Submissions Accepted for Presentation at the World Bank Land Conference 2024

The conference agenda provides an overview and details of sessions. In order to view sessions on a specific day or for a certain room, please select an appropriate date or room link. You may also select a session to explore available abstracts and download papers and presentations.

Session Overview
01-06: Exploring ways to improve land market functioning & rural land use efficiency
Wednesday, 15/May/2024:
10:30am - 12:30pm

Session Chair: Franziska Ohnsorge, World Bank, United States of America
Location: MC 13-121

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Land rental markets: experimental evidence from Kenya

Michelle Acampora1, Lorenzo Casaburi2, Jack Willis3

1Harvard University; 2University of Zurich, Switzerland; 3Columbia University

Do land market frictions cause misallocation in agriculture? In a field experiment in Western Kenya, we randomly subsidize owners to rent out land. Transferring cultivation rights to renters increases output and value added on the plots, consistent with imperfect land markets and misallocation, and induced rentals persist after the subsidy ends. Additional analysis provides insights on the magnitude and nature of land frictions -- which include search, risks, and learning\textemdash and on the sources of gains from trade -- which include differences between owners and renters in crop choices, productivity, and financial market constraints, but not in labor constraints.


Misallocation in Indian agriculture

Marijn A. Bolhuis

IMF, United States of America

We exploit substantial variation in land-market institutions across Indian states and detailed micro household-level panel data to assess the effect of distortions in land rental markets on agricultural productivity. We provide empirical evidence that states with more rental-market activity feature less misallocation and reallocate land more efficiently over time. We develop a model of heterogeneous farms and land rentals to estimate land-market distortions in each state. Land rentals have substantial positive effects on agricultural productivity: an efficient reallocation of land increases agricultural productivity by 38 percent on average and by more than 50 percent in states with highly distorted rental markets. Both farm and state-level land market distortions are quantitatively important, with state-level wedges accounting for a significant fraction of rental market participation differences across states. Land market distortions contribute about one-third to the large differences in agricultural total factor productivity across Indian states.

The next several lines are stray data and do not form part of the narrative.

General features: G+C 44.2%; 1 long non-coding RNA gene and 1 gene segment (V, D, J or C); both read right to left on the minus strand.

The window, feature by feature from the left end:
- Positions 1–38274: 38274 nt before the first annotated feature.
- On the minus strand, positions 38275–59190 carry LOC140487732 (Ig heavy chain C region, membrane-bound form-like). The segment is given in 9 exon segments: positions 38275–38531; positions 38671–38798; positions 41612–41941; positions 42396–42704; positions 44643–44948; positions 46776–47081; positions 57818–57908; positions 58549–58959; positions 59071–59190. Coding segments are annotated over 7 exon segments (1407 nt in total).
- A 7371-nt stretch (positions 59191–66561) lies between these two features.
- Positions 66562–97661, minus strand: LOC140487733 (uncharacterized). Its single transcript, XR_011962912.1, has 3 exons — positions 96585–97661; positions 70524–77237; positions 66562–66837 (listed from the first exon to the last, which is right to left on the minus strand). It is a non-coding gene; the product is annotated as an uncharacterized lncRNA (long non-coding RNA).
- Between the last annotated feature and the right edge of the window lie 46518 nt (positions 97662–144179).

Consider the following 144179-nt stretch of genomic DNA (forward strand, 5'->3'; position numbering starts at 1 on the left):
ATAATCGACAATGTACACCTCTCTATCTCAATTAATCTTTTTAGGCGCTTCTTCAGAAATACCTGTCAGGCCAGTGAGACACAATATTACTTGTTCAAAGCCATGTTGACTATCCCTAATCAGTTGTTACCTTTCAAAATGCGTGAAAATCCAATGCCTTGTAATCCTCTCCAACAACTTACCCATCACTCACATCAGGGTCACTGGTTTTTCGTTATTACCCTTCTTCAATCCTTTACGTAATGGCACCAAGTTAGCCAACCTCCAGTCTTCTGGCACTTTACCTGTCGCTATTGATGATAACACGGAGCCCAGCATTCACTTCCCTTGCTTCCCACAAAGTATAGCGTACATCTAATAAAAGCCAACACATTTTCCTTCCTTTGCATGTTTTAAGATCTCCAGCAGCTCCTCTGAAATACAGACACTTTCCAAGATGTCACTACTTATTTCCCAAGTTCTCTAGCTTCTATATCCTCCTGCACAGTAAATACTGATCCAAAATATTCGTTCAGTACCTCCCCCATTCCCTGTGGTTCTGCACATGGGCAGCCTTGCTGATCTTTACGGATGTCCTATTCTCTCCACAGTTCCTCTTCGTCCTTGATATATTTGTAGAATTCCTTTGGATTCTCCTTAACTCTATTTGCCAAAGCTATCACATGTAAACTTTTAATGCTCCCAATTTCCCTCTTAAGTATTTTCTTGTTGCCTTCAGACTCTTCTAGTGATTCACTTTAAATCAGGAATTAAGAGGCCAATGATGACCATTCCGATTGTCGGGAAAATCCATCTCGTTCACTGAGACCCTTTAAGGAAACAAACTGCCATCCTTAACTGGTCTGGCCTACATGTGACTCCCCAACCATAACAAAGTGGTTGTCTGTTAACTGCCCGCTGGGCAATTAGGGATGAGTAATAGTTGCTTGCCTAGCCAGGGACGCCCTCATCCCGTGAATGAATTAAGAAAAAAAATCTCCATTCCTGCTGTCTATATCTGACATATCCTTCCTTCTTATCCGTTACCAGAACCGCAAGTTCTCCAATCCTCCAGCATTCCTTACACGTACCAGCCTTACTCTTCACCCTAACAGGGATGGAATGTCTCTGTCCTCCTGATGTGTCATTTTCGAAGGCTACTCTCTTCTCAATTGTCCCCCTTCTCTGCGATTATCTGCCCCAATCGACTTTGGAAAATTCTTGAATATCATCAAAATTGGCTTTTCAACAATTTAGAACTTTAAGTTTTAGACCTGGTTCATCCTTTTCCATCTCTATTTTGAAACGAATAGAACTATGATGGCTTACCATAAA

Land-market restrictions and agricultural productivity under market power

Julian Arteaga

University of California, Davis

I investigate how government restrictions on land markets impact the agricultural sector, and assess whether such restrictions can curb distortions that stem from the presence of market power. To do so, I develop a general-equilibrium model in which large landholders exert market power in both land and labor markets, and where there are limits on land accumulation. Restrictions reduce the inefficiencies arising from market power, but also hinder productive reallocation, with the net effect on productivity depending on initial levels of land concentration.

I empirically test the model’s predictions by estimating how a law imposing municipality-specific limits on landholdings in Colombia affected productivity, land concentration, and agricultural labor markets. I find that restrictions led to permanent reductions in productivity with modest reductions in land inequality. However, restrictions increased both agricultural workers’ earnings and the employment share in agriculture, suggesting they were beneficial for landless laborers by reducing labor market power.


The effects of female land inheritance on economic productivity in Ghana

Nathan Barker

University of Chicago, United States of America

I study the effects of female land inheritance on economic productivity in Ghana, by examining variation in land inheritance patterns across ethnic groups. In patriliny, land passes from fathers to sons; in matriliny, the customs are more flexible, and allow for both male and female inheritance. Male and female inheritance generate asymmetric impacts on the allocation of labor: when women inherit land, men exit agriculture, work for a wage, and receive more schooling. However, because women have more limited outside options, when men inherit, women work on their husband’s plots, and supply less total labor. The net effect of female inheritance is improved economic productivity, operating through the channel of higher male labor productivity. Men pushed to leave farming earn a non-agricultural wage premium, and are better rewarded for their human capital. This does not come at the expense of lower farm productivity, which is equal across the two regimes.


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